By: Rafael Tonon
Fast food is going fresh but can end up slower and more expensive
The fast food industry is really changing. Faster than one could predict
It has been more than 60 years since the assembly-line system of food preparation we associate with modern fast food restaurants first showed up. Inspired by the efficiency of producing a specific number of menu items with focus on quality, McDonald’s revolutionized how we used to eat.
The main idea was to make hamburguers good – and fast! All the processes of assembling a hamburguer had to be done in as little time as possible, and every second mattered. Ray Kroc, the controversial enterpreneur behind McDonald’s propagation, became famous for making fast food concept happen all over the US. After him, other chains came out, and fast food caught up around the entire globe.
But the fast food industry as we know it is begining to change. In following up with the new times – when terms like “fresh” matter more than “fast” – the market is popping up with the rise of “improved fast-food chains” that serve quick, but healthy food, a pretty universal move toward healthier living we can’t avoid anymore.
Many chains took a ride in this idea. Companies such as Freshii, created by Matthew Corrin, former marketing manager for fashion business before joining the dining industry, and the vegetarian chain Eatsa, where customers place their orders on iPads and pick up their food from automated cubbies, all prepared with fresh ingredients by humans, are getting to this market. Even celebrity-chefs such as Daniel Patterson and José Andrés decided to jump in (in Locol and Beefsteak, respectively).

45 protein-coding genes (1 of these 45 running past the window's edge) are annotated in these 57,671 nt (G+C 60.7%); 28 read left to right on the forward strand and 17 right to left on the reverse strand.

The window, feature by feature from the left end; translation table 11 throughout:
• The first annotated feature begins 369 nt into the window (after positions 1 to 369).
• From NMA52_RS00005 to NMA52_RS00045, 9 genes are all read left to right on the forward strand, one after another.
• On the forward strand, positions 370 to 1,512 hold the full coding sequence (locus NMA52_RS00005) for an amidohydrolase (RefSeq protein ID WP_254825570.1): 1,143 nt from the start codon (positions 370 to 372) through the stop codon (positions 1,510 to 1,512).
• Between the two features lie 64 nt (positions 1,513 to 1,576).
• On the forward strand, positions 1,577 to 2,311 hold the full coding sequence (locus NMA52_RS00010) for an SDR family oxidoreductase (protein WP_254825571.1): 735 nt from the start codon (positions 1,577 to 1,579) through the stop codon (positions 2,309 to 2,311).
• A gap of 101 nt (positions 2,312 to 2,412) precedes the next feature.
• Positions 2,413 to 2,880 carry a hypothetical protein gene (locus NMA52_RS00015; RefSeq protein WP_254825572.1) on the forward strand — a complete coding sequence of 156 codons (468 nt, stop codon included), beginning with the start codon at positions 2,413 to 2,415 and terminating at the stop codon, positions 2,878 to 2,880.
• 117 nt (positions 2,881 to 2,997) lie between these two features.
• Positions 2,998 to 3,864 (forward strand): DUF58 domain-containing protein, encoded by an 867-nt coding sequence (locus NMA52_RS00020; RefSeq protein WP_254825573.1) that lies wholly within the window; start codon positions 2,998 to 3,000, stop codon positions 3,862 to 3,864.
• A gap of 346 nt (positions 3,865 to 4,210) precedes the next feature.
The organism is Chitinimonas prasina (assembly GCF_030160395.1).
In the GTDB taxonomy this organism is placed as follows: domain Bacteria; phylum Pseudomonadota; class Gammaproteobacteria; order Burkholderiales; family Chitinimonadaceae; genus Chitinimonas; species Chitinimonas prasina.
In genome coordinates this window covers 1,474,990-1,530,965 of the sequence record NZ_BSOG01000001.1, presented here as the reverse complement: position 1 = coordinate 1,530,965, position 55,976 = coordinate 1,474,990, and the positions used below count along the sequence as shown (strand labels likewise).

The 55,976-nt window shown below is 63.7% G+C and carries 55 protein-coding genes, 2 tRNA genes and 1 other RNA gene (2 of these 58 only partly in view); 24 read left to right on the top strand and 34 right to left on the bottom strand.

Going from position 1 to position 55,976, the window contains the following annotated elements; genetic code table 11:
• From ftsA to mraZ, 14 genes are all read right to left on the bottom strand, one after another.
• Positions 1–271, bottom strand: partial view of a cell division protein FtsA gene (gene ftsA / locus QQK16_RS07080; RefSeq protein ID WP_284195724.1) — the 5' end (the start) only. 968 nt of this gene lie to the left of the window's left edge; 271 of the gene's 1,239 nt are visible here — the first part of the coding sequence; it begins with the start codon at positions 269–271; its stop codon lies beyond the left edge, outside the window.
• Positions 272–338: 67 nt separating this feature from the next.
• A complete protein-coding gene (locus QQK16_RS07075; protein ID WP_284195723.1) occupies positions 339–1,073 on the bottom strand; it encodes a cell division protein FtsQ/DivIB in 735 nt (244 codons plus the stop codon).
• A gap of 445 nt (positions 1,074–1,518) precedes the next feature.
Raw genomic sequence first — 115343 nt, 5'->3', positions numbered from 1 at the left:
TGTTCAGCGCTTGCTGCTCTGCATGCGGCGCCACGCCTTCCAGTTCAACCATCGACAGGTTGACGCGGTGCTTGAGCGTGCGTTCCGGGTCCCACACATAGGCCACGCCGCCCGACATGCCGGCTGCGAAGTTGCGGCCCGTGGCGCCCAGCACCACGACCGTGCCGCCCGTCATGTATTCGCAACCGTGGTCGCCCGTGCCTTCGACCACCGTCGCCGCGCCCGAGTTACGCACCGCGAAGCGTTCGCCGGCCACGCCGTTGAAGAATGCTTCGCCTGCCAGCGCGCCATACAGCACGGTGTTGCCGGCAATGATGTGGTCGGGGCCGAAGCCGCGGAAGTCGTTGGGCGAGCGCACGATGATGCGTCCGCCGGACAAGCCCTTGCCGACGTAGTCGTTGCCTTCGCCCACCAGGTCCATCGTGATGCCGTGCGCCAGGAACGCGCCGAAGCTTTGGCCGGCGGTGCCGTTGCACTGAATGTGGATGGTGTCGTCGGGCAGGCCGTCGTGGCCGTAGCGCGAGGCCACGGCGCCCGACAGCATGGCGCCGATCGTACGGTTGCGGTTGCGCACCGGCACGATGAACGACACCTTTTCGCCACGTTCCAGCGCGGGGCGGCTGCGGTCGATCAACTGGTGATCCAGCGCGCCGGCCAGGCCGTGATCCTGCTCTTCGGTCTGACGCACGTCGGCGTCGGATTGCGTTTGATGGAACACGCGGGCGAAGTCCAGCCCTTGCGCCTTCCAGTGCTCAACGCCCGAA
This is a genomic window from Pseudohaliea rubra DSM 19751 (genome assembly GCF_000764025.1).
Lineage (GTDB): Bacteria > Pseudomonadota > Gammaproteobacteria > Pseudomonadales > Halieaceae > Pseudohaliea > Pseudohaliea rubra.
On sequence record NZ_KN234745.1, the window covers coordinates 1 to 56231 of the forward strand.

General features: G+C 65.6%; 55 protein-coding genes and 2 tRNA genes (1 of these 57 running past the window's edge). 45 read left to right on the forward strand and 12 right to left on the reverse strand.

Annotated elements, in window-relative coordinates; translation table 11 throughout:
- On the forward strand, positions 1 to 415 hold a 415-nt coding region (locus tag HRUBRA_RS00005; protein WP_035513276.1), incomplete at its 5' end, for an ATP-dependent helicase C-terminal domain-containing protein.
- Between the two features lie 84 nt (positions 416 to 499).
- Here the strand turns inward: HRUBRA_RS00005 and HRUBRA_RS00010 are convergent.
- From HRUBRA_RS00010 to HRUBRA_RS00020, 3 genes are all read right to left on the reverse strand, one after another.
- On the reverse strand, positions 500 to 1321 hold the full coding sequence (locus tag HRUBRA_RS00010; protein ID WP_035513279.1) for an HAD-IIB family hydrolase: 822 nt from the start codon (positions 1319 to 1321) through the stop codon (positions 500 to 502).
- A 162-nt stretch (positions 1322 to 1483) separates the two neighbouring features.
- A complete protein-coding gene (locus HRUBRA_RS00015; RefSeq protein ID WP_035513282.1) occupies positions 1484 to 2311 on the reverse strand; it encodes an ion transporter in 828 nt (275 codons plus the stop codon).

At the same time, well known fast food chains noticed that they also had to change, under the risk of being outdated. Some have made major announcements about switching to fresh (versus frozen) food or higher quality ingredients. In the last years, Taco Bell has pledged to cut artificial ingredients and use cage-free eggs, and has introduced a lower-calorie menu. Other chains took other decisions, from removing antibiotics of its chicken to adding a wider offer of organics, for example.
The most significant move was made by McDonald’s, who decided to make its Quarter Pounder hamburguer with fresh beef and billed as hotter and juicer than the original made from a frozen patty. The fresh beef cooked to order is part of the company’s effort to serve tastier and healthier food.
But the fact is that a healthier food can end up being a slower one. That may be the price to be paid. As the grilling begins only after the patron’s order, an on-demand Quarter Pounder takes about a minute longer to land in a customer’s hands than does the former original sandwich – which had its batches cooked ahead of time.
It’s important to point out that every second counts in the fast-food business. That was the major concern from Ray Kroc since the very begining. One second can turn into many minutes when we are talking about huge quantities – which is the reality of these major chains, afterall.
This delay can affect not only the cost to the industry – which invariably will have to pass on these expenses to the consumers –, but it will also change the “fast” concept as we know it. The industry as a whole accounts for billions of dollars in sales worldwide each year. The thing about fast food always was that it’s predicated on the basis that you receive your food as quickly as possible.
As consumers become more conscious about their food (and the need for it to be made with better quality and health standards), fast food is evolving to meet new demands of time, price, and more, which is going to change all the category. To become “fresh” and “healthy”, “fast” will have to be also synonym of “slow” and probably “expensive” to this market. Maybe even the notion of “fast food”will have to change from now on. A change that will happen faster than we can imagine.